Mitesh Borad

Mitesh Borad
Mitesh Borad
Mayo Clinic
Can you tell us a bit about yourself?
I am a physician-scientist at the Mayo Clinic. My work involves both laboratory and clinical studies. I feel very fortunate to have wonderful colleagues both here and elsewhere, access to cutting edge resources, and a constant spirit of innovation and team science. I am always amazed by how courageous and altruistic our patients our in this journey and am always honored for them entrusting their care to our team. For better or worse, my endeavors are directed towards findings cures (and by that I mean collectively, not myself of course) for some of the most challenging cancers - liver and biliary tract cancers. In my spare time, I do enjoy traveling, cuisines of all types, cinema and kicking back with family and friends.
Can you share one or two of your specific research interests?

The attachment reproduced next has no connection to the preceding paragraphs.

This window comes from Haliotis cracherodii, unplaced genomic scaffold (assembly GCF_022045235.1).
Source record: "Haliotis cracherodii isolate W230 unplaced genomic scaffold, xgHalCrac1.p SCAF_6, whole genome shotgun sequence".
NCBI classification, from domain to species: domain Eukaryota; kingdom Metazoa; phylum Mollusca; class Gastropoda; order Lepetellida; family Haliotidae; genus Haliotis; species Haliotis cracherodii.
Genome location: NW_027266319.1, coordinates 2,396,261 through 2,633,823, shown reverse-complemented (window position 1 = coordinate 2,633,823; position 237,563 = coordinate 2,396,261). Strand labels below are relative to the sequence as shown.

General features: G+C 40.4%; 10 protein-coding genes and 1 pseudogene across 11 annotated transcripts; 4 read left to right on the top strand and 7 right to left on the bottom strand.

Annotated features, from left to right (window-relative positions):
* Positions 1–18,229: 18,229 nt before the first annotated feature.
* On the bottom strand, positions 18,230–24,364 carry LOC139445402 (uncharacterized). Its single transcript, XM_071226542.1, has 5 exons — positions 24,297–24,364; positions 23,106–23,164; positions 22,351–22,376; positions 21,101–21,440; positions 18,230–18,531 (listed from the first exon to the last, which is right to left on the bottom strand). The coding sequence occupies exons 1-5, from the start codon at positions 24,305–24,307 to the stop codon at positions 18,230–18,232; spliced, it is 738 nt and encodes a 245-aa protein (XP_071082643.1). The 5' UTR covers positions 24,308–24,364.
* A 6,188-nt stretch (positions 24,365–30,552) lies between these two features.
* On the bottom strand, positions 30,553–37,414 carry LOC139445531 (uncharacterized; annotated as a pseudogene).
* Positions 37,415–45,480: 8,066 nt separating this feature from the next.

The human genome and gene therapy fascinate me at a scientific level. Ultimately, cancer is a genetic disease. It seems that we are only at the tip of the iceberg in the precision medicine era. I am hoping that we find magic bullets like imatinib (Gleevec) for all cancers. After arriving at Mayo Clinic, I was introduced to the notion of "oncolytic viruses", genetically modified viruses with propensity to infect tumor cells relative to normal cells and "armed" with anything in the scope of imagination - immunomodulators, targeted antibodies, toxins and reporter agents for imaging and tracking. In my laboratory, we have been endeavoring to create precision medicine enabled oncolytic viruses, in an effort to integrate these two fascinating landscapes. Broadly along these line, I am a firm believer that we will revisit Cancer Gene Therapy, a field that has fallen by the wayside, due to limitations in therapeutic delivery.